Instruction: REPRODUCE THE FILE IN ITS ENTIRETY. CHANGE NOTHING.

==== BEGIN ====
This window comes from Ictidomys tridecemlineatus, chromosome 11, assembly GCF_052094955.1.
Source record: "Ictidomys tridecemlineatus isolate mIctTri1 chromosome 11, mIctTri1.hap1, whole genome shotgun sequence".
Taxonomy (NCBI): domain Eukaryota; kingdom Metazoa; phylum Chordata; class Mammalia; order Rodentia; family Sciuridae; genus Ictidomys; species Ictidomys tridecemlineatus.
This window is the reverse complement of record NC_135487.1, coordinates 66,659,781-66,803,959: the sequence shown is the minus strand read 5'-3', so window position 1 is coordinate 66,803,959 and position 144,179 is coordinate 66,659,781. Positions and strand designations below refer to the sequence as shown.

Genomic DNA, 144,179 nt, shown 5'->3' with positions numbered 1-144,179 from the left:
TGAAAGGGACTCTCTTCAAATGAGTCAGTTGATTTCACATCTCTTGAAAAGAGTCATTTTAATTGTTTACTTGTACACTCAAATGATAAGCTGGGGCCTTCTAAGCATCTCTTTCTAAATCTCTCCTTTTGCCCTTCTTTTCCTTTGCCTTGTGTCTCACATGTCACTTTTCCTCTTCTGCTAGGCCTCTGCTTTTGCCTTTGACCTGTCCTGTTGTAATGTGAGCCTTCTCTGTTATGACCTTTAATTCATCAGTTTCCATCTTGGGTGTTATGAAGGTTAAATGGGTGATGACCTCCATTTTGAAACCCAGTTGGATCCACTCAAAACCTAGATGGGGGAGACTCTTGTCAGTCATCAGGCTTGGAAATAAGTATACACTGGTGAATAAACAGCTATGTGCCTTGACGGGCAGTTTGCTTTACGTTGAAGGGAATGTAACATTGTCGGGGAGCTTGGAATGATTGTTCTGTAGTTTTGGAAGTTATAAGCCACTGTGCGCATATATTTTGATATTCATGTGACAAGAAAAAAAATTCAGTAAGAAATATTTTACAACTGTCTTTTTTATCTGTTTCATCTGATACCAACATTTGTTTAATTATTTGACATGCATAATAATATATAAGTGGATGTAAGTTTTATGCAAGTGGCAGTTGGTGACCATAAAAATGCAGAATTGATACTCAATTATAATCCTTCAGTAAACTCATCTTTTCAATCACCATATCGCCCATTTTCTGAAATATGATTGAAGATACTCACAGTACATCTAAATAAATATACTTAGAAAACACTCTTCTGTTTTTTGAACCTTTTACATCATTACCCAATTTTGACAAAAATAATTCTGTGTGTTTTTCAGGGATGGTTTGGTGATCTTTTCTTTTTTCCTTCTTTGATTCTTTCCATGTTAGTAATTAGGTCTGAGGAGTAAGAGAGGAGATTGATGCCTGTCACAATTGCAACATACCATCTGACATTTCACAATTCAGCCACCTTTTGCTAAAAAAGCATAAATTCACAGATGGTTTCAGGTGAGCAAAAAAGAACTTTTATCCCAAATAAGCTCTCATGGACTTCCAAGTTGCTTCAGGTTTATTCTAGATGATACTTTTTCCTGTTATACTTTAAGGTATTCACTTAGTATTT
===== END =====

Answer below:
This window comes from Ictidomys tridecemlineatus, chromosome 11, assembly GCF_052094955.1.
Source record: "Ictidomys tridecemlineatus isolate mIctTri1 chromosome 11, mIctTri1.hap1, whole genome shotgun sequence".
Taxonomy (NCBI): domain Eukaryota; kingdom Metazoa; phylum Chordata; class Mammalia; order Rodentia; family Sciuridae; genus Ictidomys; species Ictidomys tridecemlineatus.
This window is the reverse complement of record NC_135487.1, coordinates 66,659,781-66,803,959: the sequence shown is the minus strand read 5'-3', so window position 1 is coordinate 66,803,959 and position 144,179 is coordinate 66,659,781. Positions and strand designations below refer to the sequence as shown.

Genomic DNA, 144,179 nt, shown 5'->3' with positions numbered 1-144,179 from the left:
TGAAAGGGACTCTCTTCAAATGAGTCAGTTGATTTCACATCTCTTGAAAAGAGTCATTTTAATTGTTTACTTGTACACTCAAATGATAAGCTGGGGCCTTCTAAGCATCTCTTTCTAAATCTCTCCTTTTGCCCTTCTTTTCCTTTGCCTTGTGTCTCACATGTCACTTTTCCTCTTCTGCTAGGCCTCTGCTTTTGCCTTTGACCTGTCCTGTTGTAATGTGAGCCTTCTCTGTTATGACCTTTAATTCATCAGTTTCCATCTTGGGTGTTATGAAGGTTAAATGGGTGATGACCTCCATTTTGAAACCCAGTTGGATCCACTCAAAACCTAGATGGGGGAGACTCTTGTCAGTCATCAGGCTTGGAAATAAGTATACACTGGTGAATAAACAGCTATGTGCCTTGACGGGCAGTTTGCTTTACGTTGAAGGGAATGTAACATTGTCGGGGAGCTTGGAATGATTGTTCTGTAGTTTTGGAAGTTATAAGCCACTGTGCGCATATATTTTGATATTCATGTGACAAGAAAAAAAATTCAGTAAGAAATATTTTACAACTGTCTTTTTTATCTGTTTCATCTGATACCAACATTTGTTTAATTATTTGACATGCATAATAATATATAAGTGGATGTAAGTTTTATGCAAGTGGCAGTTGGTGACCATAAAAATGCAGAATTGATACTCAATTATAATCCTTCAGTAAACTCATCTTTTCAATCACCATATCGCCCATTTTCTGAAATATGATTGAAGATACTCACAGTACATCTAAATAAATATACTTAGAAAACACTCTTCTGTTTTTTGAACCTTTTACATCATTACCCAATTTTGACAAAAATAATTCTGTGTGTTTTTCAGGGATGGTTTGGTGATCTTTTCTTTTTTCCTTCTTTGATTCTTTCCATGTTAGTAATTAGGTCTGAGGAGTAAGAGAGGAGATTGATGCCTGTCACAATTGCAACATACCATCTGACATTTCACAATTCAGCCACCTTTTGCTAAAAAAGCATAAATTCACAGATGGTTTCAGGTGAGCAAAAAAGAACTTTTATCCCAAATAAGCTCTCATGGACTTCCAAGTTGCTTCAGGTTTATTCTAGATGATACTTTTTCCTGTTATACTTTAAGGTATTCACTTAGTATTT